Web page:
In his book, Ancestral Journeys, Jean Manco of Plymouth University in the UK traced humanity’s migrations and movements through Europe using DNA. It is a sign of how much the technology has come along in the last few decades that such a book can be written and a proper analysis of how modern humans and neanderthals might have interbred to produce a 4% of our current DNA. However, for the family historian, there has never been as much technology available to us to source our own ancestors. For example, we have online platforms containing vast records, we have cloud devices for communicating and sharing results, and we have the fast developing DNA ancestry tests. However, are they all useful and applicable?
Access to Information
Prior to the rise of the Internet, family history research meant first speaking to older family members to work out a current family tree and to gain recollections from them, then going to various records offices and painstakingly trying to work out using surnames a family tree. However, over the last two decades records are being digitized as they are released, which is making tracing family histories easier. The main problems faced by those using platforms hosting this information is working out which one is the best and most comprehensive and whether it is worth paying for one just to access a single document you cannot gain elsewhere.
Making Family History Collaborative
The above platforms are partly fueled by the rise of cloud technology and storage. Families and photographers, for example, have found the latter particularly useful for storing images and data on one service, but accessible from many devices. It’s also allowed families to quickly share information and form a collaborative approach to sharing both genealogy discoveries and ancestral photos and documents gleaned from the above sites or through over methods. This means distant families can work together still. That being said, some believe the technology and social media make it more difficult for families to actually communicate. So with all tools, it’s about how families use them which makes the difference.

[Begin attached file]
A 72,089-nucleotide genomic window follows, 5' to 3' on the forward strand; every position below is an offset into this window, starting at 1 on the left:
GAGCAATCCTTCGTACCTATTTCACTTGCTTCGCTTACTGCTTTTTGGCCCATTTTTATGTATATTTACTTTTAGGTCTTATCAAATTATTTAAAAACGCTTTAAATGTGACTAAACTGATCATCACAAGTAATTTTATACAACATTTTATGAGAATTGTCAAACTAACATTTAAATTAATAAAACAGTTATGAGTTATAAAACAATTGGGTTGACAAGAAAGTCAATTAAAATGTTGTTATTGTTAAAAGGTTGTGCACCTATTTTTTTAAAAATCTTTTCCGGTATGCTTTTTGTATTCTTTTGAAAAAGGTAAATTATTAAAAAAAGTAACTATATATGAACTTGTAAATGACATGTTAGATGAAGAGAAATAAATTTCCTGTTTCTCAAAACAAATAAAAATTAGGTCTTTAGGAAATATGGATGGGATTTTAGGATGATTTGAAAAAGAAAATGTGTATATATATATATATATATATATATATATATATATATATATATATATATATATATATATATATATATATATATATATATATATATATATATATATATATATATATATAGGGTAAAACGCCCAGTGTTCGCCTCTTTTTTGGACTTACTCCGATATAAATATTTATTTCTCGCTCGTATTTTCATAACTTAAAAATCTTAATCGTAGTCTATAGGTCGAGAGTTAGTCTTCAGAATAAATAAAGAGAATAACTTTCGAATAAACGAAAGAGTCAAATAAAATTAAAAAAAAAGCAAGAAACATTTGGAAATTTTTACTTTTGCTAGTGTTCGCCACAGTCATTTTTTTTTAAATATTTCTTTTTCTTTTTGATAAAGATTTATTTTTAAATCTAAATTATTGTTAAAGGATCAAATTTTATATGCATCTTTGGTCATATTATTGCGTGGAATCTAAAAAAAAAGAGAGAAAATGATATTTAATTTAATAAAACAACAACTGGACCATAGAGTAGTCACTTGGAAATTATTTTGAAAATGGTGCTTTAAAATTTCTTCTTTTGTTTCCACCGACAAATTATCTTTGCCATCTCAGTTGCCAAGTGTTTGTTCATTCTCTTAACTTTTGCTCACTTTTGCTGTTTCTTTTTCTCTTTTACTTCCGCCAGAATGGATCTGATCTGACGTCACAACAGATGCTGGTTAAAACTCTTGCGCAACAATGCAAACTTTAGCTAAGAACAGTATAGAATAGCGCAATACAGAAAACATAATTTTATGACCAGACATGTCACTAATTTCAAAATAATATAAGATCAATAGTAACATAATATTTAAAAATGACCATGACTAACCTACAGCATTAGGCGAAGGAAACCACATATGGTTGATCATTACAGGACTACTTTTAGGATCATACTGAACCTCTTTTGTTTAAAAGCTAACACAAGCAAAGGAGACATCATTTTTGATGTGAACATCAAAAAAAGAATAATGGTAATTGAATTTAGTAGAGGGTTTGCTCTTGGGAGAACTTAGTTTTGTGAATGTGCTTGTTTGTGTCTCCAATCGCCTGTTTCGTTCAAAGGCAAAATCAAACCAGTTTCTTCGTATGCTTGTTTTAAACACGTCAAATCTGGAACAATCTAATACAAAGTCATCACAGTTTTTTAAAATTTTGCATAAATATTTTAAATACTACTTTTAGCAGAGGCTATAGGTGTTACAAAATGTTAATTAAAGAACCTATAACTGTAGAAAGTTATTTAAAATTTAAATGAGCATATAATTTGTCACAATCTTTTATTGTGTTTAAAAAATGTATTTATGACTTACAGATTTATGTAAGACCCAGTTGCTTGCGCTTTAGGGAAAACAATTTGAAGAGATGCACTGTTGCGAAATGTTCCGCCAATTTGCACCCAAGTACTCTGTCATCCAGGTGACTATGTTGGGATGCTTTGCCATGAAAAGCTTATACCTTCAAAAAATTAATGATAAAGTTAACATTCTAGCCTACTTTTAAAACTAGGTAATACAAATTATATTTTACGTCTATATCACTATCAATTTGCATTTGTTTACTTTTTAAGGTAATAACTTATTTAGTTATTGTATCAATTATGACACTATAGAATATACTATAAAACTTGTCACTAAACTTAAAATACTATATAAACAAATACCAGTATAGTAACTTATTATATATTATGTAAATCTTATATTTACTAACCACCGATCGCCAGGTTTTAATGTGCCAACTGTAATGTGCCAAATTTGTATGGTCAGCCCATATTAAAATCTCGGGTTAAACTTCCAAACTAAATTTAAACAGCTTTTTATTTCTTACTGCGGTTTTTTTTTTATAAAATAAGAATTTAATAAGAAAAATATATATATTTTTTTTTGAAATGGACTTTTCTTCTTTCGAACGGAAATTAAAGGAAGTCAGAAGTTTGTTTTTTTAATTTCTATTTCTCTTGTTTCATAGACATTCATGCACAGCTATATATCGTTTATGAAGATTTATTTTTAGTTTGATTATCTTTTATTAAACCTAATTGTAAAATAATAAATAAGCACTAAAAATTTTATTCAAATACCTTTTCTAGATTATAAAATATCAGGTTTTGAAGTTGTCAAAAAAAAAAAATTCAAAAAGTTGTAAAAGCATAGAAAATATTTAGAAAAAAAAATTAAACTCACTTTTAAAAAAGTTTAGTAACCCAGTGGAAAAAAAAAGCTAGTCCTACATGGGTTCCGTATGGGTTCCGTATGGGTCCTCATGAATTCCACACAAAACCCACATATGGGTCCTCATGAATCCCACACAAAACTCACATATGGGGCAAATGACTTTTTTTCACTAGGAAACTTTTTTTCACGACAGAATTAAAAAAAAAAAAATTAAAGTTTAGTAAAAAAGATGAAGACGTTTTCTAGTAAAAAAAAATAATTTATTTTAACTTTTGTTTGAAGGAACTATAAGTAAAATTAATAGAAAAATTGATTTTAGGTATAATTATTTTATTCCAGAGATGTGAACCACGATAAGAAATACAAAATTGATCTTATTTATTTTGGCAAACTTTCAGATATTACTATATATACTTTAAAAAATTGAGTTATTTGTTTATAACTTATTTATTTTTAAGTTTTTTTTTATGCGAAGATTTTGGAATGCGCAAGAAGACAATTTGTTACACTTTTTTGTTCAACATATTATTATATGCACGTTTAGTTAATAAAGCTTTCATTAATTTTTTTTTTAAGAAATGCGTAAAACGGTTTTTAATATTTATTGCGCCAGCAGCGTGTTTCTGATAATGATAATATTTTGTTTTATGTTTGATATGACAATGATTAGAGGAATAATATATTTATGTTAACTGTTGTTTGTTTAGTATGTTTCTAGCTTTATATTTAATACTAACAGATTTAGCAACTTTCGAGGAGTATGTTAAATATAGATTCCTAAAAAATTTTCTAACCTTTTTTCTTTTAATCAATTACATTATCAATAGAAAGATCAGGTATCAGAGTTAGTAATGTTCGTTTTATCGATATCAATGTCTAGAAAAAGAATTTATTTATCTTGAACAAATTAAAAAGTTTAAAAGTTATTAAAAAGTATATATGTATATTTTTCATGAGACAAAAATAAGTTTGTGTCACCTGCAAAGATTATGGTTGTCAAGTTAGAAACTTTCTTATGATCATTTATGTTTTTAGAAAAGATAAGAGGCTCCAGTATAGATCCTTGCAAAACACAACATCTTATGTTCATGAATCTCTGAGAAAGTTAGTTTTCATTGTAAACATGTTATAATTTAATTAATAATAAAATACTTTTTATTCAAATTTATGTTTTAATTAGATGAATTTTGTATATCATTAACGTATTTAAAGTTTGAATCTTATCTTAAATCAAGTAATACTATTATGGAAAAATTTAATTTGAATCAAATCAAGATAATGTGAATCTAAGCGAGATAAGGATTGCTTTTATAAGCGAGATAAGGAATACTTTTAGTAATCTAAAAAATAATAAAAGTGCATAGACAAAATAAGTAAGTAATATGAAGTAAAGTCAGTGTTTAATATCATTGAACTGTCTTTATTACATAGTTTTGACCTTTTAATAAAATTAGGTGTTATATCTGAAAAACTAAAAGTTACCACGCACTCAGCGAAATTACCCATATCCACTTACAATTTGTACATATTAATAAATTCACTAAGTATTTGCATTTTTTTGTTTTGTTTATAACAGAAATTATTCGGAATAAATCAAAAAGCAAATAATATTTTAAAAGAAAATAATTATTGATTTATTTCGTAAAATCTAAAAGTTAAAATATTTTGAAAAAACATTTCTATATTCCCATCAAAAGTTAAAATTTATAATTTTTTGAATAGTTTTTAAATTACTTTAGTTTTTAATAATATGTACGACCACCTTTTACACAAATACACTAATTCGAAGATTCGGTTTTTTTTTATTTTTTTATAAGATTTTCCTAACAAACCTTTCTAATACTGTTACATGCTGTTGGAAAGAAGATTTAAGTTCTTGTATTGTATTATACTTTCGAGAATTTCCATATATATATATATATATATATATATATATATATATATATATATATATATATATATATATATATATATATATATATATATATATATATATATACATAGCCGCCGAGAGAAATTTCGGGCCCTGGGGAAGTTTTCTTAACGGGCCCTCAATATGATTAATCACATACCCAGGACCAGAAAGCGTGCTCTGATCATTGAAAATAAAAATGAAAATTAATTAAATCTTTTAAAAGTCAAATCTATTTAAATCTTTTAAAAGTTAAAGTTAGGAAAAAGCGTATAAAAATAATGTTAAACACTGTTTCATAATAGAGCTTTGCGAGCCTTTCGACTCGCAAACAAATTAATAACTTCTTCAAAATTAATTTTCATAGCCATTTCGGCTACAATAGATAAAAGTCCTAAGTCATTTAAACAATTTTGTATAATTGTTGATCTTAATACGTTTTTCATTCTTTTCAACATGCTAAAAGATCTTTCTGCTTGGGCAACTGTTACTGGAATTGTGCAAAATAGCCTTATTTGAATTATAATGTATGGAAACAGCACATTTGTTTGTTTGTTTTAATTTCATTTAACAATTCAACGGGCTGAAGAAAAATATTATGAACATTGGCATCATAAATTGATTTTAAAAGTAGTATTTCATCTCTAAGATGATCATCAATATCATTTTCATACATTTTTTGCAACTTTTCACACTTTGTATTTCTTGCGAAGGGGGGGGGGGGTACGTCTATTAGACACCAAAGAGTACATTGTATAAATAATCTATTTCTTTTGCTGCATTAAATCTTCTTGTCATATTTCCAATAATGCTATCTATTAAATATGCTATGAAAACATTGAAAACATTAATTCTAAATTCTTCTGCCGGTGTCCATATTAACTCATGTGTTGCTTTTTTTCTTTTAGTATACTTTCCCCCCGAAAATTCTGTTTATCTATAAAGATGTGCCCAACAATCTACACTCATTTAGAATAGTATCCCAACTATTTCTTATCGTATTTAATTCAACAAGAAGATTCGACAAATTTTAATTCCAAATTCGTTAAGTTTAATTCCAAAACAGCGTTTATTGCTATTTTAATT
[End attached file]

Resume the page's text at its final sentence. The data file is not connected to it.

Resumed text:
Tracing the DNA journeys of our ancestors is fascinating. They can confirm or discount ideas brought about through purely studying the historical or archaeological record. For example, did the people move or did their goods and cultures move? However, for you or me, the question is have our ancestors always been from where we are now and where were they before our oldest, traceable ancestor? Testing services such as 23andMe claim to be able to trace a person’s ancestors down the ages. Many people have seen the adverts of shocked people finding out their ancestry is quite different to what they suspected, however, it is worth remembering that even a few generations past, most unique DNA is lost in a vast soup of the world’s ancestors, so it is difficult to firmly discover our real past this way. It’s fun, but don’t believe it too much - our ancestors will always be more varied than the results suggest.